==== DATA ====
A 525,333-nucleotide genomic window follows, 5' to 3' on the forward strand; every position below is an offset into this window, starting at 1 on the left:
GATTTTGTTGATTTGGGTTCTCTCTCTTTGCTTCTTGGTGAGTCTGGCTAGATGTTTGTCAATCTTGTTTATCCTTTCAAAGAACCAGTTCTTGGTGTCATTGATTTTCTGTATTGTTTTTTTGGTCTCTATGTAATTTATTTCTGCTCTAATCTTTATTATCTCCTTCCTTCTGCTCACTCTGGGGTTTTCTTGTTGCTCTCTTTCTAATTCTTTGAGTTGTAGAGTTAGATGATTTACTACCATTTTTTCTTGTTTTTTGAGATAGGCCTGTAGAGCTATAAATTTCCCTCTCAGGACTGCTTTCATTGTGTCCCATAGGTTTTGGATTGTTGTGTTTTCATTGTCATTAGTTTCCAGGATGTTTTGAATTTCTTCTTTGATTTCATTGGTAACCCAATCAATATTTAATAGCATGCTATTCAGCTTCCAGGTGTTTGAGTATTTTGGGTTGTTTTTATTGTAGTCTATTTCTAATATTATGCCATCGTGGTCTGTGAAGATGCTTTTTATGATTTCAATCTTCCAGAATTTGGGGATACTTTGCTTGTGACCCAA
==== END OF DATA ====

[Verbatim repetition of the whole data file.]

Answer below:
A 525,333-nucleotide genomic window follows, 5' to 3' on the forward strand; every position below is an offset into this window, starting at 1 on the left:
GATTTTGTTGATTTGGGTTCTCTCTCTTTGCTTCTTGGTGAGTCTGGCTAGATGTTTGTCAATCTTGTTTATCCTTTCAAAGAACCAGTTCTTGGTGTCATTGATTTTCTGTATTGTTTTTTTGGTCTCTATGTAATTTATTTCTGCTCTAATCTTTATTATCTCCTTCCTTCTGCTCACTCTGGGGTTTTCTTGTTGCTCTCTTTCTAATTCTTTGAGTTGTAGAGTTAGATGATTTACTACCATTTTTTCTTGTTTTTTGAGATAGGCCTGTAGAGCTATAAATTTCCCTCTCAGGACTGCTTTCATTGTGTCCCATAGGTTTTGGATTGTTGTGTTTTCATTGTCATTAGTTTCCAGGATGTTTTGAATTTCTTCTTTGATTTCATTGGTAACCCAATCAATATTTAATAGCATGCTATTCAGCTTCCAGGTGTTTGAGTATTTTGGGTTGTTTTTATTGTAGTCTATTTCTAATATTATGCCATCGTGGTCTGTGAAGATGCTTTTTATGATTTCAATCTTCCAGAATTTGGGGATACTTTGCTTGTGACCCAA